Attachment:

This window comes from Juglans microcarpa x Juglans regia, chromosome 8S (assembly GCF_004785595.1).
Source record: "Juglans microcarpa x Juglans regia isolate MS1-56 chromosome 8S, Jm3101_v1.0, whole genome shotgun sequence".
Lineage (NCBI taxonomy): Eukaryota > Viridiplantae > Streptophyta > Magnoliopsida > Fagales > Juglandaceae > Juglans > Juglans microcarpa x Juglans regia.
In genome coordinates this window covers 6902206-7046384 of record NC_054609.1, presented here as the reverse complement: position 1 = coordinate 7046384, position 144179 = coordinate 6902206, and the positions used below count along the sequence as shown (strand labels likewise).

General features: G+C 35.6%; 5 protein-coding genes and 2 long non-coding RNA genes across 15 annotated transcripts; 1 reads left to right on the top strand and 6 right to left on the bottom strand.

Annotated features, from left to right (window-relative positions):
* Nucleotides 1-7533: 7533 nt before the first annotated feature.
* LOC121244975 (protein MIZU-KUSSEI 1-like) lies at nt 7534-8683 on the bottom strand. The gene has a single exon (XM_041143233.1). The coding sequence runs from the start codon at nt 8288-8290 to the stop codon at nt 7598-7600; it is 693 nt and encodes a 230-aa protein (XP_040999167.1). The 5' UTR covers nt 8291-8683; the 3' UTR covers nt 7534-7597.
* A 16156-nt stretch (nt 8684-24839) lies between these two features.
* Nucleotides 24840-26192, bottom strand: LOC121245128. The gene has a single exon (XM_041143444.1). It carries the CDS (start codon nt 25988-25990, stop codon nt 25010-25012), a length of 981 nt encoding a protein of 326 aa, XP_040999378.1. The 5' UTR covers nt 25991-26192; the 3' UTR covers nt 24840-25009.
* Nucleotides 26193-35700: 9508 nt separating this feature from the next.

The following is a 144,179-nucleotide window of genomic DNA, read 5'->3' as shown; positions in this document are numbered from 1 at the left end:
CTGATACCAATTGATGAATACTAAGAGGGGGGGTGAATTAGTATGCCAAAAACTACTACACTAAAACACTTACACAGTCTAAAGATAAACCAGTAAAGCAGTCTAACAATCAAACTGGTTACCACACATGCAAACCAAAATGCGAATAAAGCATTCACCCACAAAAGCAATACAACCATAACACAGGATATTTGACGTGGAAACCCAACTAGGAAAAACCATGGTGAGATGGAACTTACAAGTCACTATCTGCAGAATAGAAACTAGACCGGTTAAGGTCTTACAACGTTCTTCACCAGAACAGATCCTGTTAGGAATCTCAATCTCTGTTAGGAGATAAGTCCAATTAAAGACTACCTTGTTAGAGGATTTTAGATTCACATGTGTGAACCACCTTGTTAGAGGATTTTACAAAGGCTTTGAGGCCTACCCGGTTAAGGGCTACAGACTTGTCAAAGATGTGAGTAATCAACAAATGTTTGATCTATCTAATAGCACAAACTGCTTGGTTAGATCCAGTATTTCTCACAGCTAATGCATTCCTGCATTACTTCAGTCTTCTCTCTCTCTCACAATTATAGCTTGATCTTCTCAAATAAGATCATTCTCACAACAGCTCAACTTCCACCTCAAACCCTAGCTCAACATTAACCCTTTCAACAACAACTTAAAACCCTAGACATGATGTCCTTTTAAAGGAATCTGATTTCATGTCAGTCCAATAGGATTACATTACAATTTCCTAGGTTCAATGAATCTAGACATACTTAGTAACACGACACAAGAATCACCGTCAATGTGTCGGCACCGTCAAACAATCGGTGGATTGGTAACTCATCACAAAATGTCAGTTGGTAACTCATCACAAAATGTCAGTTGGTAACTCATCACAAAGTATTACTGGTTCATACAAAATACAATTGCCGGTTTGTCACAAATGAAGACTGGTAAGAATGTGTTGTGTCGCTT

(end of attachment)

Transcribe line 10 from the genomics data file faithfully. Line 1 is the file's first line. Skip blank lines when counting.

* Nucleotides 24840-26192, bottom strand: LOC121245128. The gene has a single exon (XM_041143444.1). It carries the CDS (start codon nt 25988-25990, stop codon nt 25010-25012), a length of 981 nt encoding a protein of 326 aa, XP_040999378.1. The 5' UTR covers nt 25991-26192; the 3' UTR covers nt 24840-25009.